I’m glad Marlynn Is having a good time at O. C. [Otterbein College] I was her picture in the P. O. [local newspaper] (Wow – you look like a college girl!) in connection with - ? - ? – something about a rhinoceros (sorry I can’t remember exactly). It brought to mind the fact that I‘ve never seen Marlynn perform in public on stage (sorry, again).
Mother said Marlynn is “growing up so fast”; said she saw her drive into the driveway (well, congratulations, at least you missed the fire plug and birch trees.) and “she looked like she was 23 instead of 16 – gray hairs already. That’s nothing, you looked 19 when you were twelve.
Jere, buddy, you’d better hope you can get to school before you get grabbed – then again they’ll get you when you get out, but maybe this will be over by then. The way it’s going, it could be over before I leave. But as Ho Chi Minh says, “We (NVN) can afford to lose longer than the US can afford to win.” Grim truth.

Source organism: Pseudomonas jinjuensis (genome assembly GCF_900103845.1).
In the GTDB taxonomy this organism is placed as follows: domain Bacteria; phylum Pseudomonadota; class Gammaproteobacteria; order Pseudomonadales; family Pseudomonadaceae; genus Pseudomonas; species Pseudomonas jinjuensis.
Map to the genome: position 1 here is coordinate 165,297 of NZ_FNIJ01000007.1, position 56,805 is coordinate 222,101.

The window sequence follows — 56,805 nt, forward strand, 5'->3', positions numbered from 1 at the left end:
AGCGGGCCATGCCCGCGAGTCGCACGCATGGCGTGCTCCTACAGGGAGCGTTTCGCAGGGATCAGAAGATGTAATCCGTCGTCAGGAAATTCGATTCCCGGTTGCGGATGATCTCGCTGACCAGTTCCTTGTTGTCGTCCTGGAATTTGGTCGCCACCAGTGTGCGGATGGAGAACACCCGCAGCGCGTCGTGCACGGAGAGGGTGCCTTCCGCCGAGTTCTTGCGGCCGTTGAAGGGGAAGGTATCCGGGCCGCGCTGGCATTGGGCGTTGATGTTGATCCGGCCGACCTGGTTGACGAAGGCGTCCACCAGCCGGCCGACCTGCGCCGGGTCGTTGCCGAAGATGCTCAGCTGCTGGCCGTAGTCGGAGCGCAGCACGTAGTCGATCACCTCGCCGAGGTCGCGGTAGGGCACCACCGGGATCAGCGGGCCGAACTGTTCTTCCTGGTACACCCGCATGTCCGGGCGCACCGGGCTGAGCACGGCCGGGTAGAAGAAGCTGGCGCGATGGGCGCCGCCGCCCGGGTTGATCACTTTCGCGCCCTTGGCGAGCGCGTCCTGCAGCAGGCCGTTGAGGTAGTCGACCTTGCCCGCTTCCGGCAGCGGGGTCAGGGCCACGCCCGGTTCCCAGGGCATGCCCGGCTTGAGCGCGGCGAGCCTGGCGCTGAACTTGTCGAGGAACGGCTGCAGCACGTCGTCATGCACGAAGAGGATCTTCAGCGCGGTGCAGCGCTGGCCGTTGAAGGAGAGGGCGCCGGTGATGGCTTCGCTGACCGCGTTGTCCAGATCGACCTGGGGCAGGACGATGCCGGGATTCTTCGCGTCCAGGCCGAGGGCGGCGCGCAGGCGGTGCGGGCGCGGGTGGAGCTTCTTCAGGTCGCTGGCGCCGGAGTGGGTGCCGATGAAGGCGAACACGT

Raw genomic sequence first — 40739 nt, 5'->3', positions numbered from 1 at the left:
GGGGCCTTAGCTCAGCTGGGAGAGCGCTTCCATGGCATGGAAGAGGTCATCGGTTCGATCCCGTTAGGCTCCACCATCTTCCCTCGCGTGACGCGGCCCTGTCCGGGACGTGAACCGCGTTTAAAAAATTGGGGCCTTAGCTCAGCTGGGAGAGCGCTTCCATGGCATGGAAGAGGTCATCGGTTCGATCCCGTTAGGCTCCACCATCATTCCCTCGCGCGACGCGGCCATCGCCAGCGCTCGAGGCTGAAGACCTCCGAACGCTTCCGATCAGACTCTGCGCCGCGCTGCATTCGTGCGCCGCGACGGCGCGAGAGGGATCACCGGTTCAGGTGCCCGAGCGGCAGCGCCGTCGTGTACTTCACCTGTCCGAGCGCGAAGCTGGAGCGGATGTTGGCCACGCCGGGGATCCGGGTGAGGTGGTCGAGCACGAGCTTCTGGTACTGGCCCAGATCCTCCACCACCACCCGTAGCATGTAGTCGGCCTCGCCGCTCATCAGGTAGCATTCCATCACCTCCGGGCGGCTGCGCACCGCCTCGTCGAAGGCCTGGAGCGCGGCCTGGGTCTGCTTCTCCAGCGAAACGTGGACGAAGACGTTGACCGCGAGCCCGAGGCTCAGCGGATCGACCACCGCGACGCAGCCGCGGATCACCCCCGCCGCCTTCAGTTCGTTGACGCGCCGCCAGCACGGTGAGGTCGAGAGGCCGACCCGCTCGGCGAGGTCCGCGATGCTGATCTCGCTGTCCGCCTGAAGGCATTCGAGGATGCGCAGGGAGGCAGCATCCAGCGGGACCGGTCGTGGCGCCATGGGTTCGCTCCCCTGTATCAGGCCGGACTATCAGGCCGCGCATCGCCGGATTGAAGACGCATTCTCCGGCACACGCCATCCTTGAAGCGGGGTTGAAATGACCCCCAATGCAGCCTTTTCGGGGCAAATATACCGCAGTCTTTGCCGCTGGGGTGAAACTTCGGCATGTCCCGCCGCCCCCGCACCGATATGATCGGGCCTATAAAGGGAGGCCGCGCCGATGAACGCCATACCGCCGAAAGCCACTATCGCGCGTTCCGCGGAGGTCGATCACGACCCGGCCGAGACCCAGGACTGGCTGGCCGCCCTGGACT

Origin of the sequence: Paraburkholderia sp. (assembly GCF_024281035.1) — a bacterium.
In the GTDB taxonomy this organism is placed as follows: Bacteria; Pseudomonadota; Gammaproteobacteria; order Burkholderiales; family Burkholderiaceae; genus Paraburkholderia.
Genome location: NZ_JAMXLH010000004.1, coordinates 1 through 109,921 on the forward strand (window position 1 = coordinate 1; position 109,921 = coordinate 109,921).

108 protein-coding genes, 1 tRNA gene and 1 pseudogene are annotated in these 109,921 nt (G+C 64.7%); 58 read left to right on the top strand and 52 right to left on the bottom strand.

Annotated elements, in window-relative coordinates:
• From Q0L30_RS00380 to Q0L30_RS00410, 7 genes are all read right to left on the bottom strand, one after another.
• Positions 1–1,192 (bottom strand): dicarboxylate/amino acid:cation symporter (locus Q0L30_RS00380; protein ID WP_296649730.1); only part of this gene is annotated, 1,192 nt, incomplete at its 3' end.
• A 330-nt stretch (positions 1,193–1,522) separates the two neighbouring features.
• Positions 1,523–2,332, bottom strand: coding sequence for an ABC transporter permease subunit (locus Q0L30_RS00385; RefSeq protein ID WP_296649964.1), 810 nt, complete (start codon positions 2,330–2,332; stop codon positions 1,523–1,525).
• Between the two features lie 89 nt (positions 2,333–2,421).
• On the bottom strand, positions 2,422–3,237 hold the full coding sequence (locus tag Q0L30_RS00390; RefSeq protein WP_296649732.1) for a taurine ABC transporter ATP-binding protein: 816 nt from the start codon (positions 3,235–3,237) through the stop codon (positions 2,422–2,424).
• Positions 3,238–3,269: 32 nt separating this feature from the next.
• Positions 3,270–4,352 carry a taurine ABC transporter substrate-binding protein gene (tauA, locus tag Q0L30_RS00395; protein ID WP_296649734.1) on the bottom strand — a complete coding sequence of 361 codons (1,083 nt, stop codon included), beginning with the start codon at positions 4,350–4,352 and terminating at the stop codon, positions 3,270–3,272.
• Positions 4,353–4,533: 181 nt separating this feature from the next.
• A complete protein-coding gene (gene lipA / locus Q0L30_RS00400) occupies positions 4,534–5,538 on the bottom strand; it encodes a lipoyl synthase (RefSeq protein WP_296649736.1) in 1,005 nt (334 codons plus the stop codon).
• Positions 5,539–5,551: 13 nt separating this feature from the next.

Yes, I got your butterfly letter – airmail, of course. Also, what cartoon of a duckling? I remember so such animal. Maybe I was asleep too. Too much morphine sulfate?
Back in Charlie, Charlie (radio code for Cu Chi base camp)
P.S. I just had a [light bulb]. In addition to the bad habits, language, etc that we’ve given these people, we’ve made them swindlers, cheats, thieves, etc. They’re also drunks, dope addicts (in the field the beer’s free for GIs) and 75% of the female population from age 12 to 25 are prostitutes. Maybe Jere would like it after all.
51 days, July 23
That’s right, we’re leaving tomorrow; again for about 4 months. This time we’ll be attacked to a group of A. R. V. N. doing, for the first time for this platoon, the platoon’s actual mission – recon. In fact, the lieutenant says he’s never heard of any recon platoon anywhere doing recon until now.